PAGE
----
The beauty of this is that becoming a sequencer node is open to everyone. Anyone can lock tokens and apply to become a sequencer, but there is a cap on the number of active sequencers allowed. Once that cap is reached, new applicants will join a waiting queue. If a sequencer is malicious or unhealthy for a long time, they will be withdrawn from the active set and a new sequencer from the top of the queue will be added.

Every locker will also get an NFT. The token ID for this NFT will be the same as their sequencer ID corresponding to their sequencer. When the tokens are unlocked, this NFT is destroyed, and the locked METIS is returned, but the caveat is that if the NFT is transferred to a new user, then the Metis cannot be unlocked.

To prevent this, the transfer of the NFT will be restricted in the contract, but users should still be aware that this can happen.

With this PoS system (like any other), it is also important to establish a selection and rotation process of sequencer nodes. For Metis, it looks a little like this.

To ensure randomness in selection, the code implements an algorithm that takes into account individual voting power in comparison to total voting power and uses the block hash seed to prevent any manipulation. Based on this data, the algorithm provides a provably fair and random sequencer to validate the next block.

When it comes to rotating sequencers, a list is stored on Metis. This sequencer list is then frequently rotated on the PoS layer based on staking info obtained from the Ethereum L1.

This explanation is my best attempt to simplify the PoS sequencer pool model as much as I can for you guys, but if you’re interested in the technical deep dive, I’d recommend checking out this and this.

On the back of this PoS sequencer pool, Metis started the liquid staking blitz (LSB) campaign.

The Liquid Staking Blitz

Most of you are probably familiar with liquid staking by now. I mean, we’re already on restaking and rerestaking and rererestaking so liquid staking should be easy.

By being able to stake your assets for a liquid derivative, it unlocks the liquidity of said assets, allowing for a much more capital-efficient system. Liquid staking, however, is something that has usually been limited to layer 1 chains following proof of stake.

Metis, with its new PoS model, is now here to change the game.

Leveraging their ecosystem fund of 4.6M METIS, they hope to bolster the growth of LSDs and LSD-focused products.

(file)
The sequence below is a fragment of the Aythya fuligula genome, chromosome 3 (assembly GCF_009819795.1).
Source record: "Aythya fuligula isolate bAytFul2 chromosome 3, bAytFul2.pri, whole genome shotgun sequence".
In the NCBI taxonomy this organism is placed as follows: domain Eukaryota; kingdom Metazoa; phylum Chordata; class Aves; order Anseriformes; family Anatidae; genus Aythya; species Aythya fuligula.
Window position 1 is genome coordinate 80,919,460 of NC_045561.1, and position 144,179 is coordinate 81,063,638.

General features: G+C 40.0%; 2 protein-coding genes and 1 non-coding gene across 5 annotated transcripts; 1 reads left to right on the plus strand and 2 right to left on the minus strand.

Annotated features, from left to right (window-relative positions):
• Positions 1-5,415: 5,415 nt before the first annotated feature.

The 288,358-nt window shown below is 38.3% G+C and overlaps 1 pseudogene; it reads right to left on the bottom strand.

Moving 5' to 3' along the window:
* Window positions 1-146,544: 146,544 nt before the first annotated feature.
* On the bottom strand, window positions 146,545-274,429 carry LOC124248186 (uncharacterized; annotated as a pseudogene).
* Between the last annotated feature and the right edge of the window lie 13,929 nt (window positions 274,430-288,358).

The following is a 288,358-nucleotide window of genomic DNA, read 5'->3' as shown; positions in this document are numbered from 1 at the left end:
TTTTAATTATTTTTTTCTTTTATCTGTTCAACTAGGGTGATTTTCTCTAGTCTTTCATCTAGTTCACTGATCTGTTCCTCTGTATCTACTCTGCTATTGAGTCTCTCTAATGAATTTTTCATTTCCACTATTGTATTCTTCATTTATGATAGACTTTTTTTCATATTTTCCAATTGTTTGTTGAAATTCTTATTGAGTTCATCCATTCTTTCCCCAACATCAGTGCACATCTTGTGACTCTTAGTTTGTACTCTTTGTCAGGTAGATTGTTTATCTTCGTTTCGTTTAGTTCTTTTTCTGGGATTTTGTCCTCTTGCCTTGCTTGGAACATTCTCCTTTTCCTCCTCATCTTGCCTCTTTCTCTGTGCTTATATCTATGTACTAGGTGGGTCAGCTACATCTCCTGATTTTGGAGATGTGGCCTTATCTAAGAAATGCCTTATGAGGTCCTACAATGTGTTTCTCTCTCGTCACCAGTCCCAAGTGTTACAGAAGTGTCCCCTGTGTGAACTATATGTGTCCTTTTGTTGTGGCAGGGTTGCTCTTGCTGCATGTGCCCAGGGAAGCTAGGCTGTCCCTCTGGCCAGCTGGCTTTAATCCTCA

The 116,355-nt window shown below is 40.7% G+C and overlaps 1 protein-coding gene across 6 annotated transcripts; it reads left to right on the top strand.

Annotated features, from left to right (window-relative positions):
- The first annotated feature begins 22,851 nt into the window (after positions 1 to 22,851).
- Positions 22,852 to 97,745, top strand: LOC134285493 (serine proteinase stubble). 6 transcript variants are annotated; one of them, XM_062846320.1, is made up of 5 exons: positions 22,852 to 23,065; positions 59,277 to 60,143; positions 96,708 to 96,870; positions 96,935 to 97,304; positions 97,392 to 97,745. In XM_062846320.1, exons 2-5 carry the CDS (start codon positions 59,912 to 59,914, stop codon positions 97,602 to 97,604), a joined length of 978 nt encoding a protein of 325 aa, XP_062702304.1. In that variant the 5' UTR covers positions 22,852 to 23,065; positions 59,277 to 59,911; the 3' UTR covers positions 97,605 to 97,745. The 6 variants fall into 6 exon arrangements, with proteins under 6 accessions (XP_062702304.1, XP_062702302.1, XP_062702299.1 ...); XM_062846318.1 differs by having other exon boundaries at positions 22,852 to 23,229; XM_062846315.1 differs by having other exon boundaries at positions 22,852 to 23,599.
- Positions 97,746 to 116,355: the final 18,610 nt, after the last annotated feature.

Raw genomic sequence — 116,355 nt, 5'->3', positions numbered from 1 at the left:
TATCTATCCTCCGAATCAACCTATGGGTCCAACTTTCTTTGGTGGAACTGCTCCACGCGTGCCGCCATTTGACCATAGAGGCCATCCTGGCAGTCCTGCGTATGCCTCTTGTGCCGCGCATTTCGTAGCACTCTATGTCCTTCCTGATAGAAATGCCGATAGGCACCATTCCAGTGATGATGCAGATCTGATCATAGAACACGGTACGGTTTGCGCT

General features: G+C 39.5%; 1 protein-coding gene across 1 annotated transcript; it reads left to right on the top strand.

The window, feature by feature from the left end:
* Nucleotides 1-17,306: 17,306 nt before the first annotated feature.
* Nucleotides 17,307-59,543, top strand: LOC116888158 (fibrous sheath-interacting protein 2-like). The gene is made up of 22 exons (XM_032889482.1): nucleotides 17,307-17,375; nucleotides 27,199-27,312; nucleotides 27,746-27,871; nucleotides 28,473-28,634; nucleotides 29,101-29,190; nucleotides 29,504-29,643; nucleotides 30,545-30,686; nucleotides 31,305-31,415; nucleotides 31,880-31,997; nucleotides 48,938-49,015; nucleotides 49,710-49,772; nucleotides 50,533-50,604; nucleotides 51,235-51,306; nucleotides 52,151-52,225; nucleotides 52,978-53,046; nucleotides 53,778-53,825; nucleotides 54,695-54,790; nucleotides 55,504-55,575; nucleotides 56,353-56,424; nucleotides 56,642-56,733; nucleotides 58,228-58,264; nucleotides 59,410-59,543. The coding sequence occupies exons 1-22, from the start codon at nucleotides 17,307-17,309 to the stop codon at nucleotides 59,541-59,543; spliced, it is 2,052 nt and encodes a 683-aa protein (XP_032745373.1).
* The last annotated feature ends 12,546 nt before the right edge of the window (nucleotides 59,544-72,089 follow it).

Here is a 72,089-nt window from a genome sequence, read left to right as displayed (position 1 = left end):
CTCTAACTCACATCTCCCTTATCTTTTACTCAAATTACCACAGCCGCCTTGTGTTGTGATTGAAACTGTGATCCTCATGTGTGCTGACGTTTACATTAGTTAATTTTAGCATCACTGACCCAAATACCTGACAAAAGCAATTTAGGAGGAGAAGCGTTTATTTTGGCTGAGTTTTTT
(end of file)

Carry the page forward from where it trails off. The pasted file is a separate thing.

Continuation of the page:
There are two main elements to Metis’ LSB to help bolster this growth:

  • Sequencer Mining
  • Ecosystem Development Fund (EDF)

Thanks to the decentralized sequencer design, sequence mining is made possible. With sequencer mining, lockers of the governance token will be rewarded for the block production process. For the first 12 months, the mining reward rate will be 20% for all sequencer nodes.

Initially, this will be paid out using 3M tokens from the 4.6M ecosystem fund. The premise behind keeping this reward rate at 20% is to incentivize LSD platforms to apply for running a sequencer node. Once they have that, each protocol will have the freedom to come up with different revenue models and ways to reward individual lockers.

The remaining 1.6M tokens from the EDF will be allocated to help fuel further innovation around LSDs.

Whether it be lending pools, stable farms, or any other sort of LSDfi primitive, these protocols will be incentivized to build on Metis to help create a strong LSD product ecosystem.

The aim is for liquid staking to form the base layer of this new and fully decentralized version of Metis. On the back of this, a robust ecosystem can grow.

So, how do LSD protocols get a sequencer node allocation?

Well, it’s simple, through governance.

Using this governance forum, LSD protocols will be able to submit governance proposals up until the 29th of February. Then, starting in March, the voting process will begin. METIS holders can vote on which protocol they would like to see get an allocation. At the end of the voting period, the protocols with the most METIS allocated will get the sequencer node allocation.

Concluding Thoughts

I’m sure most of you reading this counted out Metis at some point or another. “Oh, it's just another ghost chain.”

Hopefully, this primer on what they have coming up has caught your attention because these guys are no joke. Being the first L2 with a decentralized sequencer will give them a huge edge over the market. But we know crypto people, money first, everything else after. Hence, this new model, coupled with the thick incentives, might be the perfect recipe to rekindle a Metis resurgence.

If successful, you can expect tons of projects to start building and porting over until, eventually, they can start competing with the likes of Arbitrum and Optimism.

Buckle up, anon, Metis chapter 2 is here.